The red-ruffed lemur (Varecia rubra) is a large quadrupedal lemur inhabiting a very small area of northeastern Madagascar. Ruffed lemurs are some of the most strikingly beautiful of all lemurs and have a thick coat of deep chestnut red fur, well suited to the oftentimes wet and chilly environment of Madagascar’s tropical rain forests.
Red ruffed lemurs are diurnal, with peak activity occurring in the early morning and in the evening. Their diet consists mostly of fruit, nectar and pollen–they are considered the most frugivorous of all the lemurs. Small amounts of leaves and seeds are also consumed, primarily during the dry season when fruit and nectar is scarce or nonexistent. When appropriate flowers are available, the lemurs eagerly feed on nectar by sticking their long noses deep into the flower. During this feeding, the flowers are not harmed, but the lemur’s snouts become coated with pollen, which is then transported to other flowers. Thus, for certain species of plants in the tropical forests of Madagascar, the ruffed lemur is an important pollinator. Unfortunately, many of the larger fruit trees essential for the survival of the ruffed lemur are also regarded as the most desirable hardwoods by logging interests, and are often the first to be cut down when a forest is selectively cut. Thus, the presence of healthy populations of ruffed lemurs is considered an important indicator of the health of a tropical forest.
In the wild ruffed lemurs seldom descend to the ground, preferring instead to spend their time in the top layers of the canopy. Their movement through the trees is often spectacular. The animals will hurl themselves, often without hesitation, from one tree to another, landing at a lower level of a neighboring tree in a spectacular crash of vegetation. During feeding, the ruffed lemurs will dangle from the delicate terminal branches of a tree, with only their feet grasping the most slender of branches, in order to grab a hard-to-reach food item, or to engage in play wrestling or mutual grooming with another animal.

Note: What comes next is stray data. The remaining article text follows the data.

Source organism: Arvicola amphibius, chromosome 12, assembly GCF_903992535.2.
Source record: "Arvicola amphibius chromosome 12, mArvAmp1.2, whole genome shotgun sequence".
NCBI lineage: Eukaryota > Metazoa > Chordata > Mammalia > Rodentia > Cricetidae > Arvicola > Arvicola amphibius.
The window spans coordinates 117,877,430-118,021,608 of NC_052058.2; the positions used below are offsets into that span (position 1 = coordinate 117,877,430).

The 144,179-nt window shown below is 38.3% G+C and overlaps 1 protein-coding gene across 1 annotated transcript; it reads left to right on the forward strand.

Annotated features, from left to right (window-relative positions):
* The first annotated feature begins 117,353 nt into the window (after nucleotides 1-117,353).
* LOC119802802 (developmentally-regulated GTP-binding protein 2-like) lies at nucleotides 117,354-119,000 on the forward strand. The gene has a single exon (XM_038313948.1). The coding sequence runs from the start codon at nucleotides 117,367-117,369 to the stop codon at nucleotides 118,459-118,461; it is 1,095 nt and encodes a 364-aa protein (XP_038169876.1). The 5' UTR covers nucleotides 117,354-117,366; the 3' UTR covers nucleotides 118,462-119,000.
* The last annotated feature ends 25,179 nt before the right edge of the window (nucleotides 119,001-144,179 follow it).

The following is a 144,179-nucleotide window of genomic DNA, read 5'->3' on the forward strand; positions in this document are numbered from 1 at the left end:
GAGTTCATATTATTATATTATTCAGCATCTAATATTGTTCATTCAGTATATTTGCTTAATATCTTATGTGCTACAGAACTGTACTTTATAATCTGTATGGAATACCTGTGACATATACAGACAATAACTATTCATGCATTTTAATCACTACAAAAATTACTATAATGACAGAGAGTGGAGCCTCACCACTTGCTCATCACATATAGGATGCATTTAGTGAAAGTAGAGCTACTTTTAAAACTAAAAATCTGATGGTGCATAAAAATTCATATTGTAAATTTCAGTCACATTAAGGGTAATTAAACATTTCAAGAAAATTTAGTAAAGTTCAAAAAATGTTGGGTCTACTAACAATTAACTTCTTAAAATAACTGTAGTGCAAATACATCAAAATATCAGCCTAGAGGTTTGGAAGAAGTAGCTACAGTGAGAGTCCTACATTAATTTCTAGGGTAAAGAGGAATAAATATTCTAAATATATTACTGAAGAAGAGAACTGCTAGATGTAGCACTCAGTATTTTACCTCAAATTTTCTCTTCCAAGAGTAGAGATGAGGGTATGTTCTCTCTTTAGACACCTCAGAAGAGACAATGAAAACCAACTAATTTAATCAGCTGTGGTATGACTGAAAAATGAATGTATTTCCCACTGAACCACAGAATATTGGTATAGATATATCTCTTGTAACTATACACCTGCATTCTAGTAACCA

Ruffed lemur reproduction is highly seasonal. The animals breed in Madagascar between May and July with most infants born in September and October after a 102 day gestation. In North Carolina, breeding usually occurs in December/January with births in April or May. Unlike most lemurs, ruffed lemur females give birth to litters of up to six infants (two or three is more typical) in well concealed, well constructed nests 10 to 20 meters up a tree. Ruffed lemurs are the only diurnal primates in the world to keep their infants in a nest. Females can nurse up to six infants simultaneously. Infant ruffs are not as well developed at birth as is typical for other lemurs, which is not surprising given the brief gestation period. At birth, infants are not capable of grasping the mother, so if she needs to transport them, she simply picks up one infant at a time in her mouth. Mothers generally move their infants away from the nest after a week or two, at which point they simply leave them parked in a tree while foraging nearby. In the days following birth, if the mother needs to leave the nest, the infant’s father will stand guard close by. Infants develop rapidly, and by three or four weeks they are capable of at least attempting to follow their mother on their own. Not surprisingly, infant mortality appears to be very high for this species, with 65% of infants failing to make three months of age, due to accidental falls and related injuries.